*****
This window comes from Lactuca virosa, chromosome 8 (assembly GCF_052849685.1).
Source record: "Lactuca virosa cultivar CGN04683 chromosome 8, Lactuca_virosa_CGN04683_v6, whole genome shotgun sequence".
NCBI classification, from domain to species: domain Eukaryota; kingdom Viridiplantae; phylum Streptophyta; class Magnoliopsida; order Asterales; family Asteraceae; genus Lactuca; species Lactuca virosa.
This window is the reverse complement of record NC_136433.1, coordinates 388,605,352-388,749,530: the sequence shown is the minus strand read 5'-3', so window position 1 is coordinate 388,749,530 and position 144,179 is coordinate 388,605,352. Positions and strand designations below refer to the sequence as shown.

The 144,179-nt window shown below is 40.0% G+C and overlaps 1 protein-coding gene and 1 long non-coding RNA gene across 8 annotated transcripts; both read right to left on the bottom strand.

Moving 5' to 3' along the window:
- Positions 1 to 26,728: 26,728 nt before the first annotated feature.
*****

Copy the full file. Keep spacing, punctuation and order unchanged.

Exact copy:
This window comes from Lactuca virosa, chromosome 8 (assembly GCF_052849685.1).
Source record: "Lactuca virosa cultivar CGN04683 chromosome 8, Lactuca_virosa_CGN04683_v6, whole genome shotgun sequence".
NCBI classification, from domain to species: domain Eukaryota; kingdom Viridiplantae; phylum Streptophyta; class Magnoliopsida; order Asterales; family Asteraceae; genus Lactuca; species Lactuca virosa.
This window is the reverse complement of record NC_136433.1, coordinates 388,605,352-388,749,530: the sequence shown is the minus strand read 5'-3', so window position 1 is coordinate 388,749,530 and position 144,179 is coordinate 388,605,352. Positions and strand designations below refer to the sequence as shown.

The 144,179-nt window shown below is 40.0% G+C and overlaps 1 protein-coding gene and 1 long non-coding RNA gene across 8 annotated transcripts; both read right to left on the bottom strand.

Moving 5' to 3' along the window:
- Positions 1 to 26,728: 26,728 nt before the first annotated feature.